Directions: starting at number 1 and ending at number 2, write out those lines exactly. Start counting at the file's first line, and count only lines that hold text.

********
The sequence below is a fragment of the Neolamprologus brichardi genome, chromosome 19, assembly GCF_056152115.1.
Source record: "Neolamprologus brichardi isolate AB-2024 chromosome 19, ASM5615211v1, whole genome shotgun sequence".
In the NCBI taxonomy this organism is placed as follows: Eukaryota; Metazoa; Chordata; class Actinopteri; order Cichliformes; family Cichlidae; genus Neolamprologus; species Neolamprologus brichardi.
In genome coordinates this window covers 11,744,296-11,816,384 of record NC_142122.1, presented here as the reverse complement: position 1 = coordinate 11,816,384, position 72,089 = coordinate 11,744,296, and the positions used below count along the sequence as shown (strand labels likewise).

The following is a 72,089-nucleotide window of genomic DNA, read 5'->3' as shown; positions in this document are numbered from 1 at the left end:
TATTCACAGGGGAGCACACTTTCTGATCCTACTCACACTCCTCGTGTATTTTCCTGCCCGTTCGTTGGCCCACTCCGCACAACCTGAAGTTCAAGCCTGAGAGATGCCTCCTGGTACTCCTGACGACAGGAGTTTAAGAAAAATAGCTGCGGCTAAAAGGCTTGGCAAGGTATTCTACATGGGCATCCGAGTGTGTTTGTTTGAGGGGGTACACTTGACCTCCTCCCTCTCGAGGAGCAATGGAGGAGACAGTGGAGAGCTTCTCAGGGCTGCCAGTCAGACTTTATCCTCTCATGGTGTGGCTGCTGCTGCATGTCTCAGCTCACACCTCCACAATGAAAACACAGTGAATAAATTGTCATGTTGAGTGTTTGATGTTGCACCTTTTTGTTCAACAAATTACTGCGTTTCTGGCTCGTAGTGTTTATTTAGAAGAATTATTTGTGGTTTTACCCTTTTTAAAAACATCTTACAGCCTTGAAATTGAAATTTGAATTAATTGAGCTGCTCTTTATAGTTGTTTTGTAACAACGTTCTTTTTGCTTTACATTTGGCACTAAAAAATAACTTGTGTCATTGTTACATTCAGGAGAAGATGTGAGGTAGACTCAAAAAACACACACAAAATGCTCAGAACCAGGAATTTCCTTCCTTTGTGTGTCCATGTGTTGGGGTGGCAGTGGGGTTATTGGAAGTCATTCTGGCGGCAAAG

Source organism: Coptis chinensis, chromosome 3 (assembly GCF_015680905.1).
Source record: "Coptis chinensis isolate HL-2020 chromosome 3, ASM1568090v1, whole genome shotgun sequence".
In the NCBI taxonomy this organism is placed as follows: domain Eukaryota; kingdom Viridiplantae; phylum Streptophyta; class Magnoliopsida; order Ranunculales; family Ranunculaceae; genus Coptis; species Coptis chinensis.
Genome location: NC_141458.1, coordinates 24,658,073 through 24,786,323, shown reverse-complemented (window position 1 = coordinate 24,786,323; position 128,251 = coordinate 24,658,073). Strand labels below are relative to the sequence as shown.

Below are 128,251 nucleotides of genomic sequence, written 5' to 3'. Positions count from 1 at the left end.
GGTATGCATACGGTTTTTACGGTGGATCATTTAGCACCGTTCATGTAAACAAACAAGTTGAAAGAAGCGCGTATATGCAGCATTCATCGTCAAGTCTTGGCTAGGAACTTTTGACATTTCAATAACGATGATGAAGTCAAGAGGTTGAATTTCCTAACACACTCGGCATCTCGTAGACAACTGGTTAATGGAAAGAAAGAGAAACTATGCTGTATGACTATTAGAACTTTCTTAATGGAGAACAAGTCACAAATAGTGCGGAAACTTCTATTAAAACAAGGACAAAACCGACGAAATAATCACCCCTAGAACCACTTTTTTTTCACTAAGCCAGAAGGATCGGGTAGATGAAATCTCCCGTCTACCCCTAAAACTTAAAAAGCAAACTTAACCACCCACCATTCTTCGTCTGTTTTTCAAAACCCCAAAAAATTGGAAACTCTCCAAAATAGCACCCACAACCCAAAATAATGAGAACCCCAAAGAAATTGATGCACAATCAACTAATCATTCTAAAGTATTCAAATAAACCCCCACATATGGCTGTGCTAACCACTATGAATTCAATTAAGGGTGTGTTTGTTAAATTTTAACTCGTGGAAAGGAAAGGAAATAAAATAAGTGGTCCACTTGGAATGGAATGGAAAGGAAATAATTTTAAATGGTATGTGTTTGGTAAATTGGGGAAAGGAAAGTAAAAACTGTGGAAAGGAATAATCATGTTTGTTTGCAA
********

The sequence below is a fragment of the Neolamprologus brichardi genome, chromosome 19, assembly GCF_056152115.1.
Source record: "Neolamprologus brichardi isolate AB-2024 chromosome 19, ASM5615211v1, whole genome shotgun sequence".